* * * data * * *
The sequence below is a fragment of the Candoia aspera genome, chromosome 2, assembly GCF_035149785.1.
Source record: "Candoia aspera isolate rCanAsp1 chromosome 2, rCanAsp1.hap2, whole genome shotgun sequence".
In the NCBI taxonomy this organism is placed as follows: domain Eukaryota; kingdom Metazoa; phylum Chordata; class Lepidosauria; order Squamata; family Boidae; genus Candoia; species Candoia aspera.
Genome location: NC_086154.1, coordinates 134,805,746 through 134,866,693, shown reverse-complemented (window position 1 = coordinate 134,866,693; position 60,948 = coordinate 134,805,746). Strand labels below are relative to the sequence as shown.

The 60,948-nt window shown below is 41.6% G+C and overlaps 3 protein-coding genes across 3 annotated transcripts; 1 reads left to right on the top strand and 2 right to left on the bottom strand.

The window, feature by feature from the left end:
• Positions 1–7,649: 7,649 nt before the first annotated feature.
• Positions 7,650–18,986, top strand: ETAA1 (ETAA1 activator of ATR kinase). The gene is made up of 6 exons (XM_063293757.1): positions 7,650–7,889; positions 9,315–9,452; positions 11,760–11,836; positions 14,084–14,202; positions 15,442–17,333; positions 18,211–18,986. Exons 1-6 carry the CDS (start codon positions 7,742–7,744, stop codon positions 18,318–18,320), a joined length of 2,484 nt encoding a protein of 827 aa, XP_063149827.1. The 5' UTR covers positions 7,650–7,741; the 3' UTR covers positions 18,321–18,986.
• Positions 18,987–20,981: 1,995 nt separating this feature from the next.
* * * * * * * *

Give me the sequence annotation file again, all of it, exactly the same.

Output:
The sequence below is a fragment of the Candoia aspera genome, chromosome 2, assembly GCF_035149785.1.
Source record: "Candoia aspera isolate rCanAsp1 chromosome 2, rCanAsp1.hap2, whole genome shotgun sequence".
In the NCBI taxonomy this organism is placed as follows: domain Eukaryota; kingdom Metazoa; phylum Chordata; class Lepidosauria; order Squamata; family Boidae; genus Candoia; species Candoia aspera.
Genome location: NC_086154.1, coordinates 134,805,746 through 134,866,693, shown reverse-complemented (window position 1 = coordinate 134,866,693; position 60,948 = coordinate 134,805,746). Strand labels below are relative to the sequence as shown.

The 60,948-nt window shown below is 41.6% G+C and overlaps 3 protein-coding genes across 3 annotated transcripts; 1 reads left to right on the top strand and 2 right to left on the bottom strand.

The window, feature by feature from the left end:
• Positions 1–7,649: 7,649 nt before the first annotated feature.
• Positions 7,650–18,986, top strand: ETAA1 (ETAA1 activator of ATR kinase). The gene is made up of 6 exons (XM_063293757.1): positions 7,650–7,889; positions 9,315–9,452; positions 11,760–11,836; positions 14,084–14,202; positions 15,442–17,333; positions 18,211–18,986. Exons 1-6 carry the CDS (start codon positions 7,742–7,744, stop codon positions 18,318–18,320), a joined length of 2,484 nt encoding a protein of 827 aa, XP_063149827.1. The 5' UTR covers positions 7,650–7,741; the 3' UTR covers positions 18,321–18,986.
• Positions 18,987–20,981: 1,995 nt separating this feature from the next.